The Chase has been here since the 2004 Season. Kurt Busch, who was a tenth place team, went on to win that first Nextel Cup. And I had to ask why having a tenth place team winning it all would be exciting. Tony Stewart won the next year, and I had to ask why crowning a Champion based on ten races was exciting. And then came Jimmie Johnson. He has figured out how to win in those last ten races and has been the champion four years in a row.

While that is quite an accomplishment, it isn’t really what fans are looking for. Under the old system, Jimmie would not have won four in a row. And I have to say that having the same driver win year after year isn’t particularly exciting. Unless you are a Jimmie Johnson fan. I happen to be a fan. But the chase has made other fans not want to watch NASCAR any more.

Sprint bought out Nextel in 2007 and NASCAR is now known as the NASCAR Sprint Cup Series. And everyone acts like Winston never was. Since Brian took over and gave us the chase, the attendance at most tracks has been down. And maybe the economy has something to do with it. But with that in mind, television ratings should be up. If you can’t go to the track because it’s too expensive, at least the fans should be watching  the race on TV. But that is not the case.

NASCAR’s idea of having a playoff to bring in football fans seams to have backfired. Football fans continue to watch football, given the choice. And long time fans aren’t watching, either. Instead of bringing in fans to watch the last ten races, this chase seams to be chasing away the fans NASCAR once had. I have to ask why crowning a champion based on ten races is exciting.

The media LOVES the Chase. And I have to wonder why. It doesn’t make racing more exciting because the media tells us it is so. Brian wanted more emphasis to be on winning races. So, the chase is now seeded according  to wins. You get 10 points toward the chase when you win a race in the first 26 races.

Now Brian is talking about tweaking the chase again. He wants the chase to go to the last race of the year to determine a winner. And eliminating drivers from winning. But these drivers eliminated won’t be eliminated from racing and winning. Just eliminated from winning the chase. (?)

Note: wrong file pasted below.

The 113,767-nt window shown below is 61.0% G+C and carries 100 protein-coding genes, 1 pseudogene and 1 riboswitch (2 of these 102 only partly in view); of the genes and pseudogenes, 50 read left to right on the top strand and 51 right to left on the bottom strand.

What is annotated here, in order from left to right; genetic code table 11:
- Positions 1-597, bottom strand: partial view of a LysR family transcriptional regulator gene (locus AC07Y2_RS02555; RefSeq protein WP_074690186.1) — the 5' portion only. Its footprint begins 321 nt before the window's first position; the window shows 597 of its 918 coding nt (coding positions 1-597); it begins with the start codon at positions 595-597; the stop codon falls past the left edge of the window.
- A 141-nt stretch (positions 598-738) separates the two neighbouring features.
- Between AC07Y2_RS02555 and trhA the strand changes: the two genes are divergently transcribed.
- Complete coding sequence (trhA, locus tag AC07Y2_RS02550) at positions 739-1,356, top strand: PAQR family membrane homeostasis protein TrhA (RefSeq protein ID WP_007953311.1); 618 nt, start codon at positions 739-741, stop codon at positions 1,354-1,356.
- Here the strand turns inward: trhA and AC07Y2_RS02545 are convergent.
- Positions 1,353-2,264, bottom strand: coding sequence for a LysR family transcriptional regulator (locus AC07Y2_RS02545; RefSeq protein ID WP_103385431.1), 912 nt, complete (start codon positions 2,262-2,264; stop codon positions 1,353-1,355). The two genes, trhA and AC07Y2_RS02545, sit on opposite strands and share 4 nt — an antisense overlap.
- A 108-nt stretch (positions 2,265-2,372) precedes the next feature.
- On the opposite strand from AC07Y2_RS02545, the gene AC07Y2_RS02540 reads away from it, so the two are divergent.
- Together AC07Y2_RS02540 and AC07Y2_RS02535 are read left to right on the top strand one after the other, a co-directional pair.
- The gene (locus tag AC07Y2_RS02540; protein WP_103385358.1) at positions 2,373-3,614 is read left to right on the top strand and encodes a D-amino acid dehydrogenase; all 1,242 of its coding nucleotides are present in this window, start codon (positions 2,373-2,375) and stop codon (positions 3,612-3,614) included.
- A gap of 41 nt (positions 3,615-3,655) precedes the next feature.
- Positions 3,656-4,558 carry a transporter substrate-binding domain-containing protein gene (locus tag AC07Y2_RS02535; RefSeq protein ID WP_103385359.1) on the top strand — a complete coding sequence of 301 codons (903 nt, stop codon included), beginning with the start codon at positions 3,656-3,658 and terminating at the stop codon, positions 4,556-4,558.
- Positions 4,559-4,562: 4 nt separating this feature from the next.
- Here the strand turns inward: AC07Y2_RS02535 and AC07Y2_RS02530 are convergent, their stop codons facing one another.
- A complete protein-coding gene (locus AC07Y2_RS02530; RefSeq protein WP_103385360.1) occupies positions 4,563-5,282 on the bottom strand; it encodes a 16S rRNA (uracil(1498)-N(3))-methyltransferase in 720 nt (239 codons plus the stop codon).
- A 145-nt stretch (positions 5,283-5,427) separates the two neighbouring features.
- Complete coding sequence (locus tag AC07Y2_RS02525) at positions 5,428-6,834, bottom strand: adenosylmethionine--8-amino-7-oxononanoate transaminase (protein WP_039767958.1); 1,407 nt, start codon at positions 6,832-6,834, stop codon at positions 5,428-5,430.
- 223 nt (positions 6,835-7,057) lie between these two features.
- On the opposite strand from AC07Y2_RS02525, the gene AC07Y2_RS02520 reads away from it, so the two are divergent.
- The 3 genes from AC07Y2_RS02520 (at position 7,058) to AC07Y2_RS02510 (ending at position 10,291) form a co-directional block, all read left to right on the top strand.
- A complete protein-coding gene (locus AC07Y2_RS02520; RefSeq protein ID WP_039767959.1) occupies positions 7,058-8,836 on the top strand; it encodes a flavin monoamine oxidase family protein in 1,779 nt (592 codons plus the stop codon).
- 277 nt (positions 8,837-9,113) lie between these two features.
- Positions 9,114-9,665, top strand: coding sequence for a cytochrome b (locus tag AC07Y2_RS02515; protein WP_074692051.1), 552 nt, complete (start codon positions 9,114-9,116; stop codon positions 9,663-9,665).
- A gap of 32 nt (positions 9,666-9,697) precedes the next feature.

Again, I have to ask why that would be exciting. NASCAR has no divisions. Just 36 races where 43 drivers compete. In my opinion, NASCAR was exciting before the chase. The best driver all year wins the Championship. And so far, the driver leading the points on the 26th race, has not gone on to win the championship. And I personally do not find this exciting.

NASCAR racing is exciting. Double file restarts are exciting. The race starts all over. But the chase is not exciting. And the more you tweak it the less exciting it becomes. If Brian and NASCAR wants to get the fans back, I say dump the chase. Give more points for winning. Give points for winning the Coors Light Pole Award. Give more points for leading the most laps. And not just for staying out to lead a lap. Every race will be exciting. NASCAR wants the drivers to go for the win, let them get more points for winning the races. Not ten points toward the chase. And there would be no need for a chase. The driver with the most wins should be the champion. Not the best driver in the last ten races.

So, what do you think? I’m sure NASCAR isn’t listening to me. I’m just a NASCAR fan. But NASCAR is my Passion. And he’s ruining it for me. Talking about only 12 drivers only chases away fans and sponsors. That may make the media’s job easier, but who cares if the media has it easier? I want to know about ALL the drivers and sponsors. Not just their favorites.

Brought to you by Sheila Hawley. I love NASCAR. Leave a comment.